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Something constructive can come of the quandary

By Mayor Shirley Dean
Thursday August 16, 2001

I sometimes claim I was seven feet tall before I became mayor of Berkeley but got so short – under five feet – from everybody beating on me! Nothing brought that home to me more than the recent episode involving the Boy Scouts. In response, I am determined to carve something constructive out of the embarrassing happenings of last week. 

Last week was to be routine starting with greeting visitors from our sister city, Sakai. Instead, Berkeley became the center of an international storm of controversy. By now, you know the story. Thirty-eight Japanese boy and girl scouts accompanied by American Boy and Girl Scouts who were hosting the visitors were to meet with me in the Civic Center Building. Councilmember Kriss Worthington challenged the legality of the meeting, my presence as mayor at the meeting, and holding the meeting on public property. Councilmember Worthington said that because of their discriminatory policies, he didn’t want it to appear in any way that the city of Berkeley supported the Boy Scouts, and suggested that I should separate the group and meet only with the Girl Scouts.  

Boy Scouts of America have a national policy prohibiting membership to gays, but neither the Girl Scouts nor the scouts in Japan have such a policy. Local Boy Scout leaders and members have publicly stated their disagreement with the BSA national discrimination policy even though this has subjected them to strong criticism from others in scouting. The U.S. Supreme Court has held that the BSA, as a private organization, can legally hold such a policy. Change must come from within, but while scout councils around the country, including San Diego and recently Boston, are joining the movement for change, it hasn’t been enough – yet. 

While our city attorney ruled that the original meeting as planned was entirely legal since no city funds were being used, I re-scheduled it to a private location because I didn’t want the Japanese children to be caught in the cross fire of the controversy over an American Boy Scout policy. Some say I should have pushed ahead with the meeting, including using the police and arresting anyone who protested, regardless of the consequences. I don’t think that would have been very wise in the face of the inevitable protest that would have confronted non-English speaking children visiting this country. My first responsibility was to protect the visiting foreign children whose parents were thousands of miles away. I also felt a duty to the Berkeley Boy Scouts and their parents who should be encouraged for the stand they have taken. Once in the middle of a protest, you can’t put the genie back into the bottle, so better safe than sorry, I re-scheduled the meeting. Ironically, because I acted to remove the children from the controversy, the Chronicle wrote an editorial criticizing me for not "leaving the kids out of it." You figure it out!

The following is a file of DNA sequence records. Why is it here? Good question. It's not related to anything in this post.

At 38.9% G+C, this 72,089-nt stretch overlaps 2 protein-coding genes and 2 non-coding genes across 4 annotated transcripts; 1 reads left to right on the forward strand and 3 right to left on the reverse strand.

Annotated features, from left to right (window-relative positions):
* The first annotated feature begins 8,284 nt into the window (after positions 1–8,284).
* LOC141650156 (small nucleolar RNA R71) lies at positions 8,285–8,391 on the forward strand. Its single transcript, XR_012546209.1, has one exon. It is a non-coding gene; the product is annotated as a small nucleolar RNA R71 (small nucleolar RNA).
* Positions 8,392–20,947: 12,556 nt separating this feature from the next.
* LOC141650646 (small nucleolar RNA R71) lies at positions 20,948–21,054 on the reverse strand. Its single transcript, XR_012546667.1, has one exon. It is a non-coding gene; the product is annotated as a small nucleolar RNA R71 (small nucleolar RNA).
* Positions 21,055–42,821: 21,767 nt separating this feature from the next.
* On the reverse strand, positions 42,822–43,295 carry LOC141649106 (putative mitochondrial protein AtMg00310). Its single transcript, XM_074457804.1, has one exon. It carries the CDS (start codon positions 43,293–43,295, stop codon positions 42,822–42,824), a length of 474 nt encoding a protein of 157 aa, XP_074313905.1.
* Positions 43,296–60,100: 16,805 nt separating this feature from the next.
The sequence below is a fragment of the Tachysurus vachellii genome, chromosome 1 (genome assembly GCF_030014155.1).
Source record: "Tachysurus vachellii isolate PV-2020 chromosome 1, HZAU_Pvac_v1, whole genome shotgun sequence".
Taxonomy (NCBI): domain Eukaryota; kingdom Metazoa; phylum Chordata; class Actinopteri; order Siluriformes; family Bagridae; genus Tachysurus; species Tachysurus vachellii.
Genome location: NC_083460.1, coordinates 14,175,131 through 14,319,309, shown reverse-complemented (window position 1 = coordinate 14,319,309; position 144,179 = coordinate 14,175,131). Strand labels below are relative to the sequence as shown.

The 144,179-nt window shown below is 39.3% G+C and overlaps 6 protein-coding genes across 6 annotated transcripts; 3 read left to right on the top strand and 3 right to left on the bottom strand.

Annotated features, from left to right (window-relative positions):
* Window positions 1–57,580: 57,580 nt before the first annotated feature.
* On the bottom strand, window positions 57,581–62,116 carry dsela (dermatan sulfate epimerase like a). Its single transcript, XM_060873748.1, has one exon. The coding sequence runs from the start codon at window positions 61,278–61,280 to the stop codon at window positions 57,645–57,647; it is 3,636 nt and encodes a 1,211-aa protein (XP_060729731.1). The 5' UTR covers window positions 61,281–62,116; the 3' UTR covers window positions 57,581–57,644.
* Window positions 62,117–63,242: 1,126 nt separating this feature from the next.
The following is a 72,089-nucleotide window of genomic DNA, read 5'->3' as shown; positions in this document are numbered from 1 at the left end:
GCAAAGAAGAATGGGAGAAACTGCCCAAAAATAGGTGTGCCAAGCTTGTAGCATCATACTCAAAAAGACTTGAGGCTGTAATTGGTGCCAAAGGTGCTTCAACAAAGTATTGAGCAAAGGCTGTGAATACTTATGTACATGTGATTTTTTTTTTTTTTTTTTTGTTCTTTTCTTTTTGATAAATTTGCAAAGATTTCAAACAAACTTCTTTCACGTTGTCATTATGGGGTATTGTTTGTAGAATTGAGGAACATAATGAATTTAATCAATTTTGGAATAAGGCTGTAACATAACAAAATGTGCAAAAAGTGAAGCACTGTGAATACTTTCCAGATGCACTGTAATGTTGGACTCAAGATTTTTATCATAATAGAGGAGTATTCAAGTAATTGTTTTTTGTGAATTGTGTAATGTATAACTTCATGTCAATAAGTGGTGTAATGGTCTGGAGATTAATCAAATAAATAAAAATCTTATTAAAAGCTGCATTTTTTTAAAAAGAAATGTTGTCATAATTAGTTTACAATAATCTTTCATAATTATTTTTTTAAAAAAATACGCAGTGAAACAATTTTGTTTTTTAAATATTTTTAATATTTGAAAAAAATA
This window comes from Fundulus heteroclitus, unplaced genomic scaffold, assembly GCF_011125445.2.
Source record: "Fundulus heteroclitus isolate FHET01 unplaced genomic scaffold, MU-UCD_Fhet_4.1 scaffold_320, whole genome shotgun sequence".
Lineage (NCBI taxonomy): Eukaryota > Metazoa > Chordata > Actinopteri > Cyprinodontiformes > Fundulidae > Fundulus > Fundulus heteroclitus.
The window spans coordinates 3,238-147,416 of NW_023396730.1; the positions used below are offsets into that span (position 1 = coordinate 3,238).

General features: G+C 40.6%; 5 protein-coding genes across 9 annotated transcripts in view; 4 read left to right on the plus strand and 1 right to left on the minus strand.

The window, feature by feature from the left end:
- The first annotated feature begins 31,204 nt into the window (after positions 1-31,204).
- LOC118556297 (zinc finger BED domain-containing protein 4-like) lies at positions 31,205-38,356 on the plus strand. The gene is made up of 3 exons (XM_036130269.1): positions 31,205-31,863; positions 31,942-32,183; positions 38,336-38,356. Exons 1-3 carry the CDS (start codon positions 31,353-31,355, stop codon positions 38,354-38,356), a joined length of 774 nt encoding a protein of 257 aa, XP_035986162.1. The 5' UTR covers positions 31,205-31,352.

The bright note is that I had my meeting, as mayor of Berkeley, with our Japanese visitors and all of us had a wonderful time – full of joy and friendship. Yes, American Boy and Girl Scouts were present with their families. Our meeting was held in El Sobrante, not because I or the scouts didn’t want it in Berkeley, but because the logistics of obtaining a hall on short notice that could accommodate 300 for potluck dinner didn’t work out for Berkeley. The Japanese leaders expressed their great appreciation for protecting the children, and I am pleased that the local Girl Scout organization also expressed its support for my position. Best of all was being with the many fine young people who had shared the previous week with one another.  

The criticism this subject has stirred up has caused embarrassment to our tolerant and caring community. Now we need to get down to the hard business of holding a constructive discussion of what we are going to do to change things. Scouting can provide experiences for children that teach them about the environment, foster teamwork, instill life-long values, and create lasting friendships. Scouting is important for both girls and boys. We need to end the damaging discrimination policies of the BSA. I have made a firm commitment to meet in September with representatives from our local Boy and Girl Scout organizations to develop a strategy that will contribute to this goal.